Second, luminance is linearly related to current in an EL display system, implying that to maintain the luminance of the current display system as compared to prior art solutions, the same time averaged current must be provided through the display system. However, the use of lower peak currents reduces the required voltage to produce this luminance.
Third, in traditional passive matrix display systems employing one line at a time addressing, the row electrodes typically have a significant resistivity and the row currents can be on the order of several hundred milliamperes and, for larger displays, several amperes. Therefore, the loss of power due to I2R loss along the row electrodes can be significant. By distributing this current over several row electrodes, the current on any single row electrode is reduced significantly and therefore the loss of power due to I2R loss is reduced significantly, further reducing the power consumption of the display.
It should be noted that in this example, a total of 14 rows were driven simultaneously. Generally, the number of rows that will be driven simultaneously using this method will be five or greater but the method can be applied by driving as few as three lines simultaneously. It should also be noted that the drive level for the center electrode in the group of row electrodes that are driven simultaneously is higher than for any of the other row electrode in the group of row electrodes. Although, one can employ this method by applying two or more center electrodes which all have the same drive values, the method will often employ drive values for the row electrodes furthest from the center that are lower than the drive values for these center electrodes. Further, the drive level will generally decrease for electrodes in the group of row electrodes as the distance from the center row electrode within the group increases. This decrease in drive level may be monotonic such that the distribution of electrode drive values as a function of row electrode location approximates a gaussian function. The fact that the drive values generally decrease with increasing distance from the center electrode is an important attribute since without this attribute, the native spatial frequency response of the system 40 will be zero for a spatial frequencies less than 0.5 cycles per sample and it will therefore be difficult to construct an image having acceptable quality. It is important that the frequency response of a gaussian is a gaussian and such a system modulation transfer function response can be relatively accurately compensated for using traditional presharpening filters. However, interrupting this gaussian by imposing a secondary maximum within each of the tails of the generally gaussian-shaped function for driving the group of row electrodes provides a more advantageous system modulation transfer function.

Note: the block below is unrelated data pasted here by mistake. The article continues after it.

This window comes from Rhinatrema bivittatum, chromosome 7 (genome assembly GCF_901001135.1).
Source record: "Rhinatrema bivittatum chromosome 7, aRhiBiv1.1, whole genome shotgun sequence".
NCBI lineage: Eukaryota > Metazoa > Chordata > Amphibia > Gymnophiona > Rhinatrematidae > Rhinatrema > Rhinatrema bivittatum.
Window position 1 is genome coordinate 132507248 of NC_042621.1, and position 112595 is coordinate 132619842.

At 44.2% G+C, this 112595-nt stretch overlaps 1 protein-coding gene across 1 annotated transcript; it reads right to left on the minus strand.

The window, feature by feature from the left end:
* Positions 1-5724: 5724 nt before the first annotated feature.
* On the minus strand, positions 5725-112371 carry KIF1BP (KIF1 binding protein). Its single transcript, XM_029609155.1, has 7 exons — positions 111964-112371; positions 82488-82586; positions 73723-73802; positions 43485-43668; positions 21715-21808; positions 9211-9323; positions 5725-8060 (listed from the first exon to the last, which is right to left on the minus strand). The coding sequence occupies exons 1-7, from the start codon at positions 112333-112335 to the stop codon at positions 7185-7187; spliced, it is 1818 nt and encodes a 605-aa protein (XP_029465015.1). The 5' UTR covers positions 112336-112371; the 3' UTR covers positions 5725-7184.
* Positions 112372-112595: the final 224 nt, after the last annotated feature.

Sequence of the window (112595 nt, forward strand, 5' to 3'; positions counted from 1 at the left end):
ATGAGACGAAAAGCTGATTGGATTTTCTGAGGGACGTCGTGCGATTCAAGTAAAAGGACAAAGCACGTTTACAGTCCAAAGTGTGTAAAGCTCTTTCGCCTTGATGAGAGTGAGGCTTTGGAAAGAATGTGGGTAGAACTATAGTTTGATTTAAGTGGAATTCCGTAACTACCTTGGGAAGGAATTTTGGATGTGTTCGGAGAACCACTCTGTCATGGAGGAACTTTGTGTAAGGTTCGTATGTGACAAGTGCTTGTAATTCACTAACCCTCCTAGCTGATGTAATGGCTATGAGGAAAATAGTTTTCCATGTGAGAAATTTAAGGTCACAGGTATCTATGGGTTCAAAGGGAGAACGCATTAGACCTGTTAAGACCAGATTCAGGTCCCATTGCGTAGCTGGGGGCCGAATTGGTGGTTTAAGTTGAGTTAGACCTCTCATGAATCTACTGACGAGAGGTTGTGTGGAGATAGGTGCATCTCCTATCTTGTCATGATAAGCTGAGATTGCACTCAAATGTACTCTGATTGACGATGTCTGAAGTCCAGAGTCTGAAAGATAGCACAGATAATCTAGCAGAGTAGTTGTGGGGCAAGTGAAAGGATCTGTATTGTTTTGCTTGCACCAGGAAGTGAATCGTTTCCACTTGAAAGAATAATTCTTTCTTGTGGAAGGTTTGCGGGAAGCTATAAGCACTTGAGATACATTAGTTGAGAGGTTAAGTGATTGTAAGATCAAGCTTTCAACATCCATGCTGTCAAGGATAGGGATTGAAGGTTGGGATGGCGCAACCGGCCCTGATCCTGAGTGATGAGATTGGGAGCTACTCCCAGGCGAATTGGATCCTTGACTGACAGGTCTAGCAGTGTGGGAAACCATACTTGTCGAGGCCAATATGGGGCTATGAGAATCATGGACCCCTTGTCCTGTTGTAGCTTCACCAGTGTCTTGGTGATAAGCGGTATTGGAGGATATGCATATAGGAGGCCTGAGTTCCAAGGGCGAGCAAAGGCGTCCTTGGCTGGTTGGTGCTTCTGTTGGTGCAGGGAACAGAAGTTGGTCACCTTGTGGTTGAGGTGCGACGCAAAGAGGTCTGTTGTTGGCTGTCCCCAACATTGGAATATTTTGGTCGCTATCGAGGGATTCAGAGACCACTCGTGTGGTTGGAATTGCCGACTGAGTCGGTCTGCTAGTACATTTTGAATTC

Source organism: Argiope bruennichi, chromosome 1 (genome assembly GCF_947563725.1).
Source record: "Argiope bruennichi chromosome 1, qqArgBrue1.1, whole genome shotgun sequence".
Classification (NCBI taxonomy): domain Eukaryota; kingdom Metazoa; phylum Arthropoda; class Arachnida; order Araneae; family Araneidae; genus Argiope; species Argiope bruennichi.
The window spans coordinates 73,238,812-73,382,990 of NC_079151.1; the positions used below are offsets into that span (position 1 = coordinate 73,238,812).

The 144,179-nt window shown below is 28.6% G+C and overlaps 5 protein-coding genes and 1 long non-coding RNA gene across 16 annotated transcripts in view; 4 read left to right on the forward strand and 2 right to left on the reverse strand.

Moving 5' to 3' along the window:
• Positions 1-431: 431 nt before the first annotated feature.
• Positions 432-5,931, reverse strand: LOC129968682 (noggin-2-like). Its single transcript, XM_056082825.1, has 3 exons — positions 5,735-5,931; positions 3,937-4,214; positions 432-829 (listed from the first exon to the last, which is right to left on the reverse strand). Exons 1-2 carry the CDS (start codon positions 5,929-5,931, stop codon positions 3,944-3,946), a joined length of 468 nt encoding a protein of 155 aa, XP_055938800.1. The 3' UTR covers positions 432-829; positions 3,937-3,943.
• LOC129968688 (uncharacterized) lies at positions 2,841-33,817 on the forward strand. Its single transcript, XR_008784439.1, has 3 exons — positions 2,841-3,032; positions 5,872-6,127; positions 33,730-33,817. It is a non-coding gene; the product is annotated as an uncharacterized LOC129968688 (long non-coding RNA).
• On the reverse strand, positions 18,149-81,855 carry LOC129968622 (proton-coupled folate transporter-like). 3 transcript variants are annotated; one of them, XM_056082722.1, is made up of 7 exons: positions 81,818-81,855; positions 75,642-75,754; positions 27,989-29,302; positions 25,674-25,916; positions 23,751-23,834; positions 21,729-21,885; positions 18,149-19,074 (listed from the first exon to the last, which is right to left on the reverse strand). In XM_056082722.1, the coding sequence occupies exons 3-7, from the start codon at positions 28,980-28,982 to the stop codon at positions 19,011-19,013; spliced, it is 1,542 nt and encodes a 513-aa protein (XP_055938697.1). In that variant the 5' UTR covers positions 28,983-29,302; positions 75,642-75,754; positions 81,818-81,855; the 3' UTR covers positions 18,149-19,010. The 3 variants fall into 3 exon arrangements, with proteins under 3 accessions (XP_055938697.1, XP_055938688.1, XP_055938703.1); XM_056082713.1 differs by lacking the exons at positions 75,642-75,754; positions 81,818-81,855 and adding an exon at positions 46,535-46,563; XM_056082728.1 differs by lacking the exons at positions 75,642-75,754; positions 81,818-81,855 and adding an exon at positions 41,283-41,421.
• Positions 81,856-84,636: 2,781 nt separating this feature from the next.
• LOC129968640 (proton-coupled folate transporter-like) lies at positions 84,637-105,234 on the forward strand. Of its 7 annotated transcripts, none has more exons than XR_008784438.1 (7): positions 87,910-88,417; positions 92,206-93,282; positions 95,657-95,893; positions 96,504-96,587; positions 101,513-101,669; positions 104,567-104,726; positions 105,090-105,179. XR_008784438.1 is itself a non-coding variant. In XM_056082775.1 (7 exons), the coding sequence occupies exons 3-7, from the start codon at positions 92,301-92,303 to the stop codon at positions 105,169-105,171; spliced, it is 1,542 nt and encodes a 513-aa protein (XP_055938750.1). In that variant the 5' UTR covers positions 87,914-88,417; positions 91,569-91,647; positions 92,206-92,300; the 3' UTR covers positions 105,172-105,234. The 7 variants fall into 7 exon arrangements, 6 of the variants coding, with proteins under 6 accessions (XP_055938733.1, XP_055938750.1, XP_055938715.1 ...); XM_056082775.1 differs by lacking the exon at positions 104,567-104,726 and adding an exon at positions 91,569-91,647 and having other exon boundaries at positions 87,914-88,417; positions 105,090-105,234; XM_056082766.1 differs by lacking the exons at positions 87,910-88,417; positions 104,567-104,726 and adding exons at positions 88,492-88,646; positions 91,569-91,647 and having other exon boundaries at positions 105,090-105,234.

In this embodiment only 8 different row drive values are required but one can construct a row driver according to the present invention that drives rows with as few as 2 different row drive values. To implement such a system, one can construct a row driver that is capable of providing only a few discrete voltage or current sink signal levels. Alternately, these row drivers may provide full analog control of the row drive voltages or current sink values. These drive values can then be programmed and updated by the display driver to provide different sets of row drive signals to different row electrodes.
These row drivers may be used together with column drivers that either employ time division multiplexing and are capable of providing only a binary signal (i.e, voltage or current this is off and voltage or current that is on) during the drive cycle or these column drivers may provide a continuous, analog voltage or current signal.